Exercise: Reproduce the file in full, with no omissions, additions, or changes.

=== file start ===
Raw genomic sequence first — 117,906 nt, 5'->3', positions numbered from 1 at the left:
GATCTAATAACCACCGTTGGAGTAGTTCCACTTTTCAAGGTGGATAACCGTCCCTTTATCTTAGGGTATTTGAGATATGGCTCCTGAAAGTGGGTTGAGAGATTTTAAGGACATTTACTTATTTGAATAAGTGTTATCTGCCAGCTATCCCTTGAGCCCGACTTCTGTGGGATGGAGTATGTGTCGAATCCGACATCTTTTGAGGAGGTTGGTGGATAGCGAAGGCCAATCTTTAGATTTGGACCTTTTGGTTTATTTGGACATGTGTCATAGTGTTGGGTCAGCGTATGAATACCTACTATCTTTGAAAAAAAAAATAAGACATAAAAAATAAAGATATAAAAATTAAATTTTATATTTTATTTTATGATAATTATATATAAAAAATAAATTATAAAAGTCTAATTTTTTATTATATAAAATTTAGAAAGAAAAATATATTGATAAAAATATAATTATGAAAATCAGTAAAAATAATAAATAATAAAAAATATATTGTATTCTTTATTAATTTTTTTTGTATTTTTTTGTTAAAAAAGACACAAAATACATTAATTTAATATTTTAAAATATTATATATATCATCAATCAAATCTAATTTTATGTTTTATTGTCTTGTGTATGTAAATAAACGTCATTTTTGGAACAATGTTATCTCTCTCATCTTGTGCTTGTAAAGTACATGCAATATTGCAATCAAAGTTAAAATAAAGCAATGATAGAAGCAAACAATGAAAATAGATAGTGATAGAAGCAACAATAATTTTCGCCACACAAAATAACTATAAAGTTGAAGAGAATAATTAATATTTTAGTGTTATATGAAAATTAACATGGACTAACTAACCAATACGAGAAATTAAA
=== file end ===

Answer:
Raw genomic sequence first — 117,906 nt, 5'->3', positions numbered from 1 at the left:
GATCTAATAACCACCGTTGGAGTAGTTCCACTTTTCAAGGTGGATAACCGTCCCTTTATCTTAGGGTATTTGAGATATGGCTCCTGAAAGTGGGTTGAGAGATTTTAAGGACATTTACTTATTTGAATAAGTGTTATCTGCCAGCTATCCCTTGAGCCCGACTTCTGTGGGATGGAGTATGTGTCGAATCCGACATCTTTTGAGGAGGTTGGTGGATAGCGAAGGCCAATCTTTAGATTTGGACCTTTTGGTTTATTTGGACATGTGTCATAGTGTTGGGTCAGCGTATGAATACCTACTATCTTTGAAAAAAAAAATAAGACATAAAAAATAAAGATATAAAAATTAAATTTTATATTTTATTTTATGATAATTATATATAAAAAATAAATTATAAAAGTCTAATTTTTTATTATATAAAATTTAGAAAGAAAAATATATTGATAAAAATATAATTATGAAAATCAGTAAAAATAATAAATAATAAAAAATATATTGTATTCTTTATTAATTTTTTTTGTATTTTTTTGTTAAAAAAGACACAAAATACATTAATTTAATATTTTAAAATATTATATATATCATCAATCAAATCTAATTTTATGTTTTATTGTCTTGTGTATGTAAATAAACGTCATTTTTGGAACAATGTTATCTCTCTCATCTTGTGCTTGTAAAGTACATGCAATATTGCAATCAAAGTTAAAATAAAGCAATGATAGAAGCAAACAATGAAAATAGATAGTGATAGAAGCAACAATAATTTTCGCCACACAAAATAACTATAAAGTTGAAGAGAATAATTAATATTTTAGTGTTATATGAAAATTAACATGGACTAACTAACCAATACGAGAAATTAAA